From what I had read about the Sisters, I knew they traveled solo with their vintage trailers living by their motto of “we have more fun than anyone”. The idea behind the Sisters is that the women get the chance to get away from it all, no husbands, no kids, no pets (what?) and concentrate solely on being kids themselves while relying on their own resources and being independent. The rules are bent on certain trips where kids (both the canine and human variety) as well as the husbands (affectionately known as the Mister Sisters) are welcomed.
I wasn’t quite sure what to expect and leaving the kids behind was rough because I rarely go anywhere without them. I have to admit, I was a little nervous to walk into a group of people I didn’t know. My father thought I was nuts taking off and meeting up with a group that I had never met in “real life. I got in touch with Donna, of Donna’s Do Right Dogs (a friend and dog trainer/pet sitter). It was a load off my mind that I had her taking care of the kids while I was away. I knew I wouldn’t have to worry about them and that they were in the best of hands.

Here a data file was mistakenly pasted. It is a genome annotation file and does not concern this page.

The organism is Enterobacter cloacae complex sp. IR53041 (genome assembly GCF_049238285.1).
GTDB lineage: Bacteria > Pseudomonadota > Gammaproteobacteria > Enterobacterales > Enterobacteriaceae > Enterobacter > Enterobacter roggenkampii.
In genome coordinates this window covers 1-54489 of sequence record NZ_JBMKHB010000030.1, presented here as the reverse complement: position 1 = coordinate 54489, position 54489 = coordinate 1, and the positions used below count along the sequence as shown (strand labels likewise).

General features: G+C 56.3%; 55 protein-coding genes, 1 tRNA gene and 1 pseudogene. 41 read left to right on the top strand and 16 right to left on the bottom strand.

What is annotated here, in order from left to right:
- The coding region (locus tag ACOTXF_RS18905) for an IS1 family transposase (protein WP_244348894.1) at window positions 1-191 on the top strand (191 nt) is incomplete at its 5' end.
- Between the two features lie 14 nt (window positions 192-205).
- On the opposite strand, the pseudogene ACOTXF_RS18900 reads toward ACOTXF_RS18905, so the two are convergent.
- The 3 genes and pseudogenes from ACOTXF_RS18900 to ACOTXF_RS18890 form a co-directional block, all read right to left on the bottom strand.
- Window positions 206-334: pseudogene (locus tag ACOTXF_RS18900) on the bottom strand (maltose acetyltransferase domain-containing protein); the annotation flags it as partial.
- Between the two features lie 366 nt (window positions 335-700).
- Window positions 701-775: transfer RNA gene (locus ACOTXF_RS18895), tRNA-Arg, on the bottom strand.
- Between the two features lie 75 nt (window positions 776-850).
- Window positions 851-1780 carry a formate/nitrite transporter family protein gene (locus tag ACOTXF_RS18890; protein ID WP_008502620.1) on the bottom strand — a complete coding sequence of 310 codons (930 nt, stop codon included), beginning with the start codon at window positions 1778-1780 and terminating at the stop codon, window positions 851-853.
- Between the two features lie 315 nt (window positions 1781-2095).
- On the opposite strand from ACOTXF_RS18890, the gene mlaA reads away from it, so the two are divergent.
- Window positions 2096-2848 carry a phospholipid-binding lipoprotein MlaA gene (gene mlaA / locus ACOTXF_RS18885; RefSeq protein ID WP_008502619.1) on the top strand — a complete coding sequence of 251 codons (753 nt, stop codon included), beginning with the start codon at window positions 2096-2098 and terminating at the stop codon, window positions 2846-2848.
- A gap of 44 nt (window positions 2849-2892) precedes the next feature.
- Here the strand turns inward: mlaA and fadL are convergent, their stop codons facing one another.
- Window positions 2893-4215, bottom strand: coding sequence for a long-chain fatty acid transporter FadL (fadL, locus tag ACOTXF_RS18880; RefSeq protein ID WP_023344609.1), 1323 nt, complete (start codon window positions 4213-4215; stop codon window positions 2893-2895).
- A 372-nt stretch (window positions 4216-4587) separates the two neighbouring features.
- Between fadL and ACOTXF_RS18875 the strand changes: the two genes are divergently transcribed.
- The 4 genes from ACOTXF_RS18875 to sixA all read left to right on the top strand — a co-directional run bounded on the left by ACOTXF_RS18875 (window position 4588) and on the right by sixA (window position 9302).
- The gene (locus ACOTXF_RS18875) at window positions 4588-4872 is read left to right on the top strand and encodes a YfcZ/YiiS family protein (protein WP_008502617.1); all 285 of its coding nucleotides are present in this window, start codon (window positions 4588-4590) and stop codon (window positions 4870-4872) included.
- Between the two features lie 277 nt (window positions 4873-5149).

I arrived shortly after 4 p.m. and set up my tent by a creek that flowed to the campground pond.
When I registered at the front desk, the ranger gave me a pamphlet explaining that I was in bear country and that I was not to leave any food in my tent or any scented products like deodorant or toothpaste because to bears, any scents could be considered food and they would be likely to raid the tent. He told me that black bears are regular visitors.
So I turned the back of the Escape into my kitchen.
The first Sister that came to greet me was Sallianne. After only a few minutes, I felt like I had known her all my life. Soon after, Rody and Elizabeth came to pitch their tent next door and we got to talking. That’s how it was for the next two days. 23 women in total, from all walks of life, and conversation was easy among everyone.
Their vintage trailers and small rv’s were amazing and had me missing Westly (who has been more aptly named Westly the Fried Green Tomato). Each woman decked out her trailer with motif that best personified her.
When asked what I had brought for dinner, I told them about my freeze dried Mountain House food. Rody and Elizabeth would have me eat none of that. For breakfast on Saturday morning, they called me over to their campsite and made me an egg, cheese and bacon burrito with hot coffee. Rody said, “there’s no reason to not eat well just because you’re camping as long as you have fire”. At night, the feast was fit for Thanksgiving dinner and included everything from chicken curry to pulled pork and fried chicken. Each Sister made a dish with either a crock pot, dutch oven or grill. I was in awe (and heaven).
After breakfast on Saturday, some of us visited the Lakota Wolf Preserve. I can’t tell you how profound the experience was for me. To be that close to such wildness left me with goosebumps.